Our analytical focus for this course will be upon how literature deals with the environment, i.e., how literary texts represent nature and how they present environmental issues, and why it matters that these issues be represented in this form. How, that is, do the ways we imagine ourselves within the places where we live affect who we are? How do literary texts impact this understanding? What kinds of social, cultural and political work do literary texts and forms perform? This will not be a course on nature writing or on social science/public policy issues, although our concerns will intersect with both of those perspectives. Instead, we will be studying how particular aesthetic and rhetorical elements get used by different authors to shape our attitudes toward nature and the environment —with “environment” broadly construed as a category that encompasses the whole set of interactions that we as individuals and members of groups have with the physical and social landscapes around us.
English 302 is a course with a focus upon methodology as well, meant as a second-stage introduction to the English major. We will be analyzing a set of fictional and non-fictional texts, many of them narratives—so we’ll be taking up general issues of narrative theory. We will also be reading some theoretical texts that provide context for contemporary discussion of the environment, including scientific texts, ecocriticism, environmental ethics and environmental history.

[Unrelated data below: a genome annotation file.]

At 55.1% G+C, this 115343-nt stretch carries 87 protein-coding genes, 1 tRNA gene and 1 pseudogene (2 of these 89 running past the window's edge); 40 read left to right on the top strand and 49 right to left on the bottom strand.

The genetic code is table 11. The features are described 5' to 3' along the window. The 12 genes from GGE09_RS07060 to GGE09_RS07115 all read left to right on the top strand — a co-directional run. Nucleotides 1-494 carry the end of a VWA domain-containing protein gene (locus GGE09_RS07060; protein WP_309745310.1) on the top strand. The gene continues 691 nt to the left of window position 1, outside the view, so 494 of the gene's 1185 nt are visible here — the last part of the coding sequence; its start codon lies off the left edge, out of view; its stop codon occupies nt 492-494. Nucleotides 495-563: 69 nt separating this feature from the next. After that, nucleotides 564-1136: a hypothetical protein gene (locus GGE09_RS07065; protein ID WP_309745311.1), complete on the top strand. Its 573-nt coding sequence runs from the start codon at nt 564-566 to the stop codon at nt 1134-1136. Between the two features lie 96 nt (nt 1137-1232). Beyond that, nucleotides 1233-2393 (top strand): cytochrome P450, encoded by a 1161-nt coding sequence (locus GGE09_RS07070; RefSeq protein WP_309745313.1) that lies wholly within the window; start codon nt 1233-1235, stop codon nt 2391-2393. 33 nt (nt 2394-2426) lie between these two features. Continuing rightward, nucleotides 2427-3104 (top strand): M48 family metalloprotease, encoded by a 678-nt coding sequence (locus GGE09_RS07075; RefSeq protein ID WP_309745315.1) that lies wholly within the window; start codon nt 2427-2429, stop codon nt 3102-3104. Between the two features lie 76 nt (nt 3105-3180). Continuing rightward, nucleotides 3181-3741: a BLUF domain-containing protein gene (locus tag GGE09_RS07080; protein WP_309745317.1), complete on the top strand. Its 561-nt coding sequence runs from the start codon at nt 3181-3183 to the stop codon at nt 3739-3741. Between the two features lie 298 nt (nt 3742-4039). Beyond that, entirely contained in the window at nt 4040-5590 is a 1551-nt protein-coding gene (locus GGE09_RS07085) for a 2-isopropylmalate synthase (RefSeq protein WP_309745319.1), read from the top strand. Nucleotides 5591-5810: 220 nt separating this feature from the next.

Texts: John McPhee, Encounters with the Archdruid (ISBN 0-374-51431-3); Edward Abbey, Desert Solitaire (ISBN 0-345-32649-0); Daniel Defoe, Robinson Crusoe (ISBN 978-1-55111-935-9); Philip Appleman, Darwin: Norton Critical Edition (ISBN 0-393-95849-3); Octavia Butler, Wild Seed (ISBN 978-0-446-67697-7); William Faulkner, Go Down, Moses (ISBN 0-679-73217-9); Barry Lopez, Arctic Dreams (ISBN 0-375-72748-5); plus photocopy reading packet